Monday, October 5, 2009

Foolery, sir, does walk about the orb like the sun, it shines every where.

Probably one of my favorite things about Shakespeare’s plays are the “fools” that show up in many of his works. There is usually more than one—there’s the jester type character, who usually proves he isn’t a fool at all, and some other character whose foolishness is revealed when he or she interacts with the jester-fool, or even another character. Early on in the play, in Act I, scene v, was my first indication that I was going to like this clown; after he tells Olivia that he thinks her brother’s soul is in hell and she insists that she knows his soul is in heaven, he says to her, “The more fool, madonna, to mourn for your brother’s soul being in heaven.” He then tells her men to “take away the fool,” turning her own words against her.

This is just one of many instances in which the clown makes a fool of other characters. He has private conversations with most of the main characters. In his scene with Viola, he sees through her disguise, and says to her, “Now Jove, in his next commodity of hair, send thee a beard!” Viola even remarks after his exit, “This fellow is wise enough to play the fool.”

He also has a private conversation with Malvolio in which he pretends to be “Sir Topas” and tricks him, revealing himself as the clown much later. Although Malvolio insists that he is not mad, the clown’s response is, “ Nay, I’ll ne’er believe a madman til I see his brains.”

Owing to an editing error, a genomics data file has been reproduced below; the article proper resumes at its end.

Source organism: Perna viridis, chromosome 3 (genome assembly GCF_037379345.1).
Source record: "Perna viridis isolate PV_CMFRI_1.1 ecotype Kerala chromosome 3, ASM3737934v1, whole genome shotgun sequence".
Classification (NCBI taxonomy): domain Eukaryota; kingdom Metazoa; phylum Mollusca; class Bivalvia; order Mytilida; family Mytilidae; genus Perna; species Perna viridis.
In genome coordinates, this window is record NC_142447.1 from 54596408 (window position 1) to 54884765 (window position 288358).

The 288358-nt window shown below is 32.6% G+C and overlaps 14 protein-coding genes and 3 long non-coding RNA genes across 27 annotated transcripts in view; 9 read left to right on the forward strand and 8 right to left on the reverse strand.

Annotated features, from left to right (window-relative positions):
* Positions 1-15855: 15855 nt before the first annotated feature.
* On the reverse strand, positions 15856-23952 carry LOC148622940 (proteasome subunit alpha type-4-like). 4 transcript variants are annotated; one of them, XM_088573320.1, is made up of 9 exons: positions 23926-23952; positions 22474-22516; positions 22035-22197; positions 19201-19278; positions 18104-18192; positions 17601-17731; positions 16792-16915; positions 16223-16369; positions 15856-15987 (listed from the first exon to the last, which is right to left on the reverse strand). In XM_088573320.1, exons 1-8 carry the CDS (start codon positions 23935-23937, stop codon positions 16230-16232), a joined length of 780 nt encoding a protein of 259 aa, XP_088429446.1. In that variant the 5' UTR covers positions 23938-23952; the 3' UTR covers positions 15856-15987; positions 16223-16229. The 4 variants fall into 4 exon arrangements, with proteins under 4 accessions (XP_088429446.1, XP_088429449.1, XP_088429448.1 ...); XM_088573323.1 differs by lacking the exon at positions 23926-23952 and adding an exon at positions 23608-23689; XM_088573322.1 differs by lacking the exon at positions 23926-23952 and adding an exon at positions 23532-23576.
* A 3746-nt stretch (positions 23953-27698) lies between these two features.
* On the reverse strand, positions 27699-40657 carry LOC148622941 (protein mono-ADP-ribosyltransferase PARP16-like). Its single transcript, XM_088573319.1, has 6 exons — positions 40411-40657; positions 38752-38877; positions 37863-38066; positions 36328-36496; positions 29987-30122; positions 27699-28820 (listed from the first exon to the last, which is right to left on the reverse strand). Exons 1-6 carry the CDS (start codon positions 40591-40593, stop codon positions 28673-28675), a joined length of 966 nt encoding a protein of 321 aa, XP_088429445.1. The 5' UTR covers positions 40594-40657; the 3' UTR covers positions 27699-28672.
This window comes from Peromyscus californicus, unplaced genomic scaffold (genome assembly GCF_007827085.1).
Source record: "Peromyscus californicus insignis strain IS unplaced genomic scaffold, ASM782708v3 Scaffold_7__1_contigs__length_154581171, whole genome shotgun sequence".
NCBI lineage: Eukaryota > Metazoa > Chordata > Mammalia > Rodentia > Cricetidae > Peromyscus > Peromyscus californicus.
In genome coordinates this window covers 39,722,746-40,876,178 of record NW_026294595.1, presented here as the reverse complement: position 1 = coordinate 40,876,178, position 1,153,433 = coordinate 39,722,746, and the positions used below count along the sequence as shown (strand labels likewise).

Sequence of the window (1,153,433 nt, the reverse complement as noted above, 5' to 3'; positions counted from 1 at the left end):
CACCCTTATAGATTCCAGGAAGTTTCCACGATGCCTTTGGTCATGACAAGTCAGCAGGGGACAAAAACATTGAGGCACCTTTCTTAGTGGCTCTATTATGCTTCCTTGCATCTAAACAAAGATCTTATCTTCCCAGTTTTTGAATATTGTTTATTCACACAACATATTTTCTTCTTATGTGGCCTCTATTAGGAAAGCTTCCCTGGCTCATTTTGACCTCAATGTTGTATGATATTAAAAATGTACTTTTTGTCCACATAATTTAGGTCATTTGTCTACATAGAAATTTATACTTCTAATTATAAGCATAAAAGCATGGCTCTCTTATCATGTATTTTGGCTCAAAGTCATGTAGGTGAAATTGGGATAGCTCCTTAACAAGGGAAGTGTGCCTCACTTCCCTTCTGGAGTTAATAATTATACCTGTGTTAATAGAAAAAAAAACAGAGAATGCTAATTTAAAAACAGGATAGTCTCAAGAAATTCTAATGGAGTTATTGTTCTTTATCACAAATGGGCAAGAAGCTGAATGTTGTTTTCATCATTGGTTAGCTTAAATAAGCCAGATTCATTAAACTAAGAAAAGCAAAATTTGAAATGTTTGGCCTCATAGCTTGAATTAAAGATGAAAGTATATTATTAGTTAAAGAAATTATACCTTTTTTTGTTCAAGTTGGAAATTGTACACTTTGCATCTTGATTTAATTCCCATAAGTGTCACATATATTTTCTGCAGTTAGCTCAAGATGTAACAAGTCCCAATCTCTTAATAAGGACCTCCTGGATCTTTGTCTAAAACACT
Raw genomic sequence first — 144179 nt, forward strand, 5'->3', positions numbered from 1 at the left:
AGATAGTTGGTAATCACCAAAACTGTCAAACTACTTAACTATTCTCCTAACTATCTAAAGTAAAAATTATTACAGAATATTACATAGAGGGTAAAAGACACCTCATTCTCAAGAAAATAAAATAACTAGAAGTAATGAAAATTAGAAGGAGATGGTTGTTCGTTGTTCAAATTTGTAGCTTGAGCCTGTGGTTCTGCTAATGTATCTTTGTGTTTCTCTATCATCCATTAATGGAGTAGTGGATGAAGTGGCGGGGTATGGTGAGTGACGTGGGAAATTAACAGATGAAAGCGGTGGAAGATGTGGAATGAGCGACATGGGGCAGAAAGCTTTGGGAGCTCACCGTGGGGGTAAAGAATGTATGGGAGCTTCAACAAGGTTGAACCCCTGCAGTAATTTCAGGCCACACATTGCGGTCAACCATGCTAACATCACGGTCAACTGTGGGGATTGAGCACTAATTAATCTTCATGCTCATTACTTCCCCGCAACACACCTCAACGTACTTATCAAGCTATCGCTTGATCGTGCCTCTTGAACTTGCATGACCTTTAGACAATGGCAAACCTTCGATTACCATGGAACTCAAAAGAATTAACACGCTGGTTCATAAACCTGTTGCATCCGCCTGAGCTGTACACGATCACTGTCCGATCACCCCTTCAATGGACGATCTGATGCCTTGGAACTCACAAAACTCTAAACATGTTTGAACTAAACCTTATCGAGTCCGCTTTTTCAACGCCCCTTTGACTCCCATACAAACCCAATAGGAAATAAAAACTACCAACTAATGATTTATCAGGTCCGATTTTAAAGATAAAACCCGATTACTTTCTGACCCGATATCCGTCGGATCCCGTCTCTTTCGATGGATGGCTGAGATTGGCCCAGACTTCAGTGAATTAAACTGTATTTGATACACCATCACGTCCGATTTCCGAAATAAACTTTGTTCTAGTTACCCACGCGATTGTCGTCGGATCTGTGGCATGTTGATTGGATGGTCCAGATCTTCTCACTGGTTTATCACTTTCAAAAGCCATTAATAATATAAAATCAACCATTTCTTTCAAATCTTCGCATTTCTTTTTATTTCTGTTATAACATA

I think the point of the fool character in all of these works is to expose who really is a fool and who is not; the one who goes by the name “fool” is rarely so, and often those with titles, knights, and dukes are the most foolish. At the beginning of act five, he speaks briefly with the Duke. The Duke says he is “the better for my foes and the worse for my friends,” but the clown says that the contrary is true. He says, “my foes tell me plainly I am an ass: so that by my foes, sir, I profit in the knowledge of myself; and by friends I am abused: so that, conclusions to be as kisses, if your four negatives make your two affirmatives, why then, the worse for my friends, and the better for my foes.” This quote, I think, has a lot to do with the “truth” we’ve been discussing in class. The clown says he’d rather hear the truth from his enemies than flattery from his friends, but this is not the case with every character in the play. In fact, in the scene in which Sir Toby and Sir Andrew are eavesdropping on Malvolio, he mentions that one is a drunk and the other a fool, and neither of them are happy to have overheard his true opinions of them, and they are supposedly friends.

In the end, it’s the clown who gets the last word. Interesting to note that his song ends with the phrase, “and we’ll strive to please you every day.” In a way, this is his job description, and it’s interesting to see that he does it in such a way that he pleases himself by pointing out the follies of those he is working for. I like the fool usually because he is the funniest and the smartest—having no personal interest in the matter (except for maybe hoping he’ll keep his job, though in the beginning Olivia made it clear she didn’t want him and yet he stayed), he simply mocks what he sees with an unbiased yet critical eye. Though nameless, he appears perhaps most often in the play, and is definitely a crucial character.

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